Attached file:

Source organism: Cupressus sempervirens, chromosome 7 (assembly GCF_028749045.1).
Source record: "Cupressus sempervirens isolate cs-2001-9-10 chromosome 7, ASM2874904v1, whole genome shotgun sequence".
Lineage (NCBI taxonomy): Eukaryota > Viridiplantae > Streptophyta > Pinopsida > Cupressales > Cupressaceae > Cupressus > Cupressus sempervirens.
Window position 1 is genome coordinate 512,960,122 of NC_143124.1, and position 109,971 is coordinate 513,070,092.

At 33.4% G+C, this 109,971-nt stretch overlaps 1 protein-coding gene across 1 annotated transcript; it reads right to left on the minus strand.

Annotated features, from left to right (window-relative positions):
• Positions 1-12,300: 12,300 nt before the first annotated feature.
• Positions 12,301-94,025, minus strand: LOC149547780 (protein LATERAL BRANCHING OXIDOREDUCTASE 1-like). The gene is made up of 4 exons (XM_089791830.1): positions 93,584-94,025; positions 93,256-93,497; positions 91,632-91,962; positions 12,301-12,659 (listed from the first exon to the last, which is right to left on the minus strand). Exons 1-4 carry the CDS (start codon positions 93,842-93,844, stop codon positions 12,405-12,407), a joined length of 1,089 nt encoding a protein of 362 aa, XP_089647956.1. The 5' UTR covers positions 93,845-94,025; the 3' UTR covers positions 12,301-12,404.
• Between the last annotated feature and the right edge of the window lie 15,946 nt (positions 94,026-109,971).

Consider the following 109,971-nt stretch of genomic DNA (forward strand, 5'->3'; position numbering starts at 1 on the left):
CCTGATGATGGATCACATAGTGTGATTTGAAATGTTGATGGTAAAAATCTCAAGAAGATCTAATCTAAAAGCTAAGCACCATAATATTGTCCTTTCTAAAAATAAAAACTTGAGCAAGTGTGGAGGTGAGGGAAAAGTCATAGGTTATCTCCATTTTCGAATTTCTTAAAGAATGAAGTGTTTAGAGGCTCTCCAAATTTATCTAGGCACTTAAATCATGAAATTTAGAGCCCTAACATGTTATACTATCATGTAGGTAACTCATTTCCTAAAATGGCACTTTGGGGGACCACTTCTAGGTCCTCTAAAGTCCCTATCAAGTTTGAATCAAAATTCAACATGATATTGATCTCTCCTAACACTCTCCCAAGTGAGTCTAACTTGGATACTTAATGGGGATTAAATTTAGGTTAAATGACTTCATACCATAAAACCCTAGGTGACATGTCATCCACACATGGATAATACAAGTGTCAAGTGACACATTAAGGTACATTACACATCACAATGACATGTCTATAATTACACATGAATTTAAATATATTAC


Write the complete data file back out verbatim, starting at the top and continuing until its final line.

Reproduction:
Source organism: Cupressus sempervirens, chromosome 7 (assembly GCF_028749045.1).
Source record: "Cupressus sempervirens isolate cs-2001-9-10 chromosome 7, ASM2874904v1, whole genome shotgun sequence".
Lineage (NCBI taxonomy): Eukaryota > Viridiplantae > Streptophyta > Pinopsida > Cupressales > Cupressaceae > Cupressus > Cupressus sempervirens.
Window position 1 is genome coordinate 512,960,122 of NC_143124.1, and position 109,971 is coordinate 513,070,092.

At 33.4% G+C, this 109,971-nt stretch overlaps 1 protein-coding gene across 1 annotated transcript; it reads right to left on the minus strand.

Annotated features, from left to right (window-relative positions):
• Positions 1-12,300: 12,300 nt before the first annotated feature.
• Positions 12,301-94,025, minus strand: LOC149547780 (protein LATERAL BRANCHING OXIDOREDUCTASE 1-like). The gene is made up of 4 exons (XM_089791830.1): positions 93,584-94,025; positions 93,256-93,497; positions 91,632-91,962; positions 12,301-12,659 (listed from the first exon to the last, which is right to left on the minus strand). Exons 1-4 carry the CDS (start codon positions 93,842-93,844, stop codon positions 12,405-12,407), a joined length of 1,089 nt encoding a protein of 362 aa, XP_089647956.1. The 5' UTR covers positions 93,845-94,025; the 3' UTR covers positions 12,301-12,404.
• Between the last annotated feature and the right edge of the window lie 15,946 nt (positions 94,026-109,971).

Consider the following 109,971-nt stretch of genomic DNA (forward strand, 5'->3'; position numbering starts at 1 on the left):
CCTGATGATGGATCACATAGTGTGATTTGAAATGTTGATGGTAAAAATCTCAAGAAGATCTAATCTAAAAGCTAAGCACCATAATATTGTCCTTTCTAAAAATAAAAACTTGAGCAAGTGTGGAGGTGAGGGAAAAGTCATAGGTTATCTCCATTTTCGAATTTCTTAAAGAATGAAGTGTTTAGAGGCTCTCCAAATTTATCTAGGCACTTAAATCATGAAATTTAGAGCCCTAACATGTTATACTATCATGTAGGTAACTCATTTCCTAAAATGGCACTTTGGGGGACCACTTCTAGGTCCTCTAAAGTCCCTATCAAGTTTGAATCAAAATTCAACATGATATTGATCTCTCCTAACACTCTCCCAAGTGAGTCTAACTTGGATACTTAATGGGGATTAAATTTAGGTTAAATGACTTCATACCATAAAACCCTAGGTGACATGTCATCCACACATGGATAATACAAGTGTCAAGTGACACATTAAGGTACATTACACATCACAATGACATGTCTATAATTACACATGAATTTAAATATATTAC